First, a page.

Investing can seem like a Big Deal to those who have yet to buy their first stock. Many investment professionals try to infuse the conversation with jargon in order to deter individual investors from tackling it on their own (and to justify their often sky-high fees).

But the individual investor can beat the market. The real secret to investing is that it doesn't take tons of money, endless hours, or super-secret formulas that only experts possess.

That's why we created a best-selling guide that walks investors-to-be through everything they need to know to get started. And because we're so dedicated to our mission, we've made that available for free.

If you're just starting out (or want to help out someone who is), go to www.fool.com/beginners, drop in your email address, and you'll be able to instantly access the quick-read guide ... for free.

For the listener

Whether it's on the stationary exercise bike or during my daily commute, I spend a lot of time going nowhere. But I've found a way to make that time benefit me.

The Motley Fool offers five podcasts that I refer to as "binge-worthy financial information."

Motley Fool Money features a team of our analysts discussing the week's top business and investing stories, interviews, and an inside look at the stocks on our radar. It's also featured on several dozen radio stations across the country.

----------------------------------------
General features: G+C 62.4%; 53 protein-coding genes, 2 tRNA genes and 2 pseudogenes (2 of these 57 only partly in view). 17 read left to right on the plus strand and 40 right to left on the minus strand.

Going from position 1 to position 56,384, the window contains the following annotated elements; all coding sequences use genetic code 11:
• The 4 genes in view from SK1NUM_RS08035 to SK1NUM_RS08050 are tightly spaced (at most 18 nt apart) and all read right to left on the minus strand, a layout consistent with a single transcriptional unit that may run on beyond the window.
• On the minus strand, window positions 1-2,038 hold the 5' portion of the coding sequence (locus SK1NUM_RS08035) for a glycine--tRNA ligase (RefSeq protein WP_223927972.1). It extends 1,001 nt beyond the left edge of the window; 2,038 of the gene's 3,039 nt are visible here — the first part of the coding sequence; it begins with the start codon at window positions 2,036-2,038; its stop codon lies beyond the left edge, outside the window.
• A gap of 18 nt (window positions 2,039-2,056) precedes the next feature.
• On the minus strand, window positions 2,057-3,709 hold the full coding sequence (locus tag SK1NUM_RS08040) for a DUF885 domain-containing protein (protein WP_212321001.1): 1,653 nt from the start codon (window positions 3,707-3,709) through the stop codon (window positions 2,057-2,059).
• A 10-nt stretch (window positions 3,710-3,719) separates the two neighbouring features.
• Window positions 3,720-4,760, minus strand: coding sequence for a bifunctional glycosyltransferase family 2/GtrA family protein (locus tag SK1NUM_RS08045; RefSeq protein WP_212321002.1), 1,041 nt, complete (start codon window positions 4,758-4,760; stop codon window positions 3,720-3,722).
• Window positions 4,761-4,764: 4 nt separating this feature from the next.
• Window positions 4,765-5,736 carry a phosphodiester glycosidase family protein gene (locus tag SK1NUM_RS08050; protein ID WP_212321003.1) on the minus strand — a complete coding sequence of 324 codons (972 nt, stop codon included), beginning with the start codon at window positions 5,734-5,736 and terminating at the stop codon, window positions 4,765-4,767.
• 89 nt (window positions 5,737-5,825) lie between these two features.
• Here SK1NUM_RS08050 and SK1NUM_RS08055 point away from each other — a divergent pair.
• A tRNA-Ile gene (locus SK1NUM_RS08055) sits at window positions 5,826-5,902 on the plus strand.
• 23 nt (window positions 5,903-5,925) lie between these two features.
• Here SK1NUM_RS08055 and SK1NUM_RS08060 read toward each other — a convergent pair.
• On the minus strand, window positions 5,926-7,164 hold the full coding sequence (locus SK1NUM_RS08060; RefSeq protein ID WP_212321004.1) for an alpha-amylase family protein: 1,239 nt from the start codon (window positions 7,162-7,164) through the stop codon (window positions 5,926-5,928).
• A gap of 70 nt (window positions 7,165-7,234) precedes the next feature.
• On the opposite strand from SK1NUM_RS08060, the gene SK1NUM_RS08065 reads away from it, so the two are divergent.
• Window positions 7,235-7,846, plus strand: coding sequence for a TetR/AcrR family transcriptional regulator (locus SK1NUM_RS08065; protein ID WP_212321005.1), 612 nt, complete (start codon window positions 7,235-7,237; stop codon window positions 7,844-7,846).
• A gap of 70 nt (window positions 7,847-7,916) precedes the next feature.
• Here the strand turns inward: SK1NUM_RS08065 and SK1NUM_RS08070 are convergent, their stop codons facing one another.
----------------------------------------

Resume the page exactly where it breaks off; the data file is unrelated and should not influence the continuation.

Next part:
The hosts of Motley Fool Answers challenge the conventional wisdom on life's biggest financial issues to reveal what you really need to know to make smart money moves.

David Gardner, co-founder of The Motley Fool, is among the most respected and trusted sources on investing. And he's the host of Rule Breaker Investing, in which he shares his insights into today's most innovative and disruptive companies ... and how to profit from them.

Market Foolery is our daily look at stocks in the news, as well as the top business and investing stories.

And Industry Focus offers a deeper dive into a specific industry and the stories making headlines. Healthcare, technology, energy, consumer goods, and other industries take turns in the spotlight.

They're all informative, entertaining, and eminently listenable ... and I don't say that simply because the hosts all sit within a Nerf-gun shot of my desk. Rule Breaker Investing and Answers contain timeless advice, so you might want to go back to the beginning with those. The other three take their cues from the market, so you'll want to listen to the most recent first. All are available at www.fool.com/podcasts.

But wait, there's more

The book and the podcasts – both free ... both awesome – also come with an ongoing benefit. If you download the book, or if you enter your email address in the magical box at the podcasts page, you'll get ongoing market coverage sent straight to your inbox.

Investor Insights is valuable and enjoyable coverage of everything from macroeconomic events to investing strategies to our analyst's travels around the world to find the next big thing. Also free.

Get the book. Listen to a podcast. Sign up for Investor Insights. I'm not saying that any of those things will make you rich ... but Business Insider seems to think so.


Compare Brokers